In a nutshell, Sherman arrived late and performed incredibly badly in his task of taking the northern end of Missionary Ridge. This series of lapses allowed Thomas to shift his effort to where he wanted to make it in the beginning, namely against Bragg's southern flank at Rossville Gap. According to Grant's plan, Hooker was to be held in reserve, and maybe demonstrate a little bit, and Thomas was only to demonstrate and then join Sherman in his victory march down the ridge. Sherman's delay enabled Thomas to get "permission" for Hooker to attack Lookout Mountain on 24 Nov. while Sherman was crossing from the north bank of the Tennessee opposite the northern and practically undefended end of Missionary Ridge. Hooker took Lookout Mountain. Sherman's botched reconnaissance (resulting in his stopping far short of his objective in his orders - the railroad tunnel - on the afternoon of 24 Nov.) allowed Thomas to get orders for Hooker to attack Rossville Gap.

The afternoon of 25 Oct., while Sherman was being defeated piecemeal by Cleburne (who had less than a quarter of the forces that Sherman had), Hooker took Rossville Gap and sent troops in 3 columns north toward Bragg's headquarters on Missionary Ridge. Osterhaus (Sherman's division stranded on the south side of the Tennessee by a break in a pontoon bridge and then borrowed by Hooker), even got around far to the rear of Bragg's position and probably started the panic in Southern ranks which then helped Thomas's troops to break the Bragg's center in 6 places during the famous charge up the ridge. Maybe it started even earlier as they watched Hooker with 12,000 men or so cross the valley unopposed toward their left flank and their road back home if he so chose.

This charge began as Grant's order for a limited demonstration in order to draw away pressure from Sherman. Thomas's troops were supposed to advance to the foot of the ridge "take the rifle pits" and stop - a really bad order because the soldiers would have been directly exposed to defending fire from above. In various ways, Thomas stalled the execution of this order until he knew that Hooker was around behind Bragg. When the troops did take the rifle pits, they continued the charge up to the crest (4 to 500 feet above the flats, inclination up to 45%), and broke through. There is dispute among historians concerning whether this charge was spontaneous, whether the various division and brigade commanders were simply confused, or whether Thomas had in some way ordered the movement beyond the rifle pits behind Grant's back. August Willich, one of the first brigade commanders to reach the top wrote in his report that the order he had been given was to take the crest. Who gave this order?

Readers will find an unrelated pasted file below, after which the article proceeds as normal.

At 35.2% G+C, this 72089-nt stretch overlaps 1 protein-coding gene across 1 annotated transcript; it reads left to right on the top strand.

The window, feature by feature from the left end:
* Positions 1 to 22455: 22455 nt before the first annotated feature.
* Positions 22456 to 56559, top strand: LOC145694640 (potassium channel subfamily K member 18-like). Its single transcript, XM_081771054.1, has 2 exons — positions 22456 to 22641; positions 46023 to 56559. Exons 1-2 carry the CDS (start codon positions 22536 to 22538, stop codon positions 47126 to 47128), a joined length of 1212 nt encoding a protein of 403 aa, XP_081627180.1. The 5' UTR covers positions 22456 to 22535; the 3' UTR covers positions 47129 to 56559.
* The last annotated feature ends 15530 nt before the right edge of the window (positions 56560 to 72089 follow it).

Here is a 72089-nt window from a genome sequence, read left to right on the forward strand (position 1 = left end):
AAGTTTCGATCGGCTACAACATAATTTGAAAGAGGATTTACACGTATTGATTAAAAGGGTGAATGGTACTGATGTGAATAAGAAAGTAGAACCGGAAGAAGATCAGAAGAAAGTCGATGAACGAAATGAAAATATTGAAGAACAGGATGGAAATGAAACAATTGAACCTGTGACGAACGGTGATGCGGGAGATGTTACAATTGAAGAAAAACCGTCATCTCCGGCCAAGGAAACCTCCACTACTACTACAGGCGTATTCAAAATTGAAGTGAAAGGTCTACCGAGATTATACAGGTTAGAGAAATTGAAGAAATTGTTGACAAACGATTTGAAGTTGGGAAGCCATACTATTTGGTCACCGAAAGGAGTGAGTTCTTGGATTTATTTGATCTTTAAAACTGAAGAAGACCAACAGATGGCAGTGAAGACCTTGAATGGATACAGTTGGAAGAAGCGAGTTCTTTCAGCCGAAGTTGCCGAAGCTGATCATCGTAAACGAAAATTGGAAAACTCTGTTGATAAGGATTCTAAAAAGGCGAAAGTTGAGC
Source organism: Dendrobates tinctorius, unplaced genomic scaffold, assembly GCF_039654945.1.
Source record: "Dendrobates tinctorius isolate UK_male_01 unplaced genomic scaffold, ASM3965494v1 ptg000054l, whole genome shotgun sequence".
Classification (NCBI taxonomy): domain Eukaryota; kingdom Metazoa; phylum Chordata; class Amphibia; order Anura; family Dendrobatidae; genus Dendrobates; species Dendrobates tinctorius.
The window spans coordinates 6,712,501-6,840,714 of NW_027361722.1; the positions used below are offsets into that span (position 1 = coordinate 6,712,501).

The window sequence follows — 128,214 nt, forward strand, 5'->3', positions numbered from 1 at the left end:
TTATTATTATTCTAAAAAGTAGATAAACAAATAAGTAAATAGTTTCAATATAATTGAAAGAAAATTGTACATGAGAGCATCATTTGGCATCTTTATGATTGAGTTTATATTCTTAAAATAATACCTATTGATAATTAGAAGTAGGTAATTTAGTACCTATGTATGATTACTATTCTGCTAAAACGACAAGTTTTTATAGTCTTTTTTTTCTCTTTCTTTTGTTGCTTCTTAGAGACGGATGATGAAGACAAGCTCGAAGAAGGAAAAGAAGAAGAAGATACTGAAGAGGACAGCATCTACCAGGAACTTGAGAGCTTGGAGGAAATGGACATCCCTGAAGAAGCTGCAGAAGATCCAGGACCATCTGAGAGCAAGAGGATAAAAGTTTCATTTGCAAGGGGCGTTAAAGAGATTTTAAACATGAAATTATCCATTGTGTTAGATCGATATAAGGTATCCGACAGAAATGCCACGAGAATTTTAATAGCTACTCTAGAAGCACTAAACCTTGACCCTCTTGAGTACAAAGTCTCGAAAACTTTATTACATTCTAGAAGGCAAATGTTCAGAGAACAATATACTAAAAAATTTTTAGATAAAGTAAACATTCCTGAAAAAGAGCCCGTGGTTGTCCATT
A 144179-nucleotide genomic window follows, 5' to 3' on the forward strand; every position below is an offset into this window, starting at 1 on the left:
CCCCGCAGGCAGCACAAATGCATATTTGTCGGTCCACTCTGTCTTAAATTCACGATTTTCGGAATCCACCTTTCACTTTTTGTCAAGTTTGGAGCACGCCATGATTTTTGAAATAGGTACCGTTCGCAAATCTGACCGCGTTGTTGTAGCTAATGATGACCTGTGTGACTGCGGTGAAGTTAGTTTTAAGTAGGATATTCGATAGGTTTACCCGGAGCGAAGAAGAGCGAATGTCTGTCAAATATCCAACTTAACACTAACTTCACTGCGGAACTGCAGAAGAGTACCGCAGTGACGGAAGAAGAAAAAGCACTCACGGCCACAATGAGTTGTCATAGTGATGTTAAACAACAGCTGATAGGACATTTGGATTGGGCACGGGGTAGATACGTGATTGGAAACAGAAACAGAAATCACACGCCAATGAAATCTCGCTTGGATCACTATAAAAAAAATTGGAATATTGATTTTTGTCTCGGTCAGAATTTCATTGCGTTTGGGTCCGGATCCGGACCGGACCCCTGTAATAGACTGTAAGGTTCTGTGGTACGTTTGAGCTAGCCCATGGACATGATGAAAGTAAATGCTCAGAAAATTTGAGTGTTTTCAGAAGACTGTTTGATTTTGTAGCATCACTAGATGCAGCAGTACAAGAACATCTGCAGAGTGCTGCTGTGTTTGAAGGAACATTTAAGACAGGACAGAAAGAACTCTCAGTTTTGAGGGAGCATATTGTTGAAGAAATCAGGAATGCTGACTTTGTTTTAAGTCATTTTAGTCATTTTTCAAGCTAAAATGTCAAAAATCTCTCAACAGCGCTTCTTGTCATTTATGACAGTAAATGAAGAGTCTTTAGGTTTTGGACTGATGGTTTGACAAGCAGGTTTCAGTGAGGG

Grant didn't. Grant's reaction to the charge up the ridge, described as being everything from mild surprise to cursing and rage, proves with certainty that he had not ordered the charge and decidedly did not want it. Grant had proven already, and would prove again many times later, that he was not particularly motivated by a desire to keep as many of his men alive as possible in battle. The main reason for his displeasure, aside from his habitual reaction to any perceived infraction of his orders, was the fear that the charge might succeed. That not Sherman , but Thomas would win the battle (and get the credit).

Afterward, Grant, Sherman, and Halleck did the next best thing and rewrote the history of the battle, making Sherman's failure into a successful holding operation, turning Thomas's charge into a miracle (i.e. one-time fluke), and negating almost altogether Hooker's turning of Bragg's left flank. For a couple of hours Hooker simply disappeared into some sort of black hole in Rossville according to Grant's report.

After the battle, Thomas's Army of the Cumberland was incorporated into Sherman's Army of the Tennessee, and Sherman was put in charge of the drive toward Atlanta (see the Hundred Days campaign). It didn't hurt him that his brother was US senator from Ohio, nor that his father-in-law was a former senator.

* Burnside did a good job at Knoxville, paid Longstreet back for Fredericksburg.

Submitted by:
Bob Redman


Additional Information on Chattanooga
Tennessee State Battle Map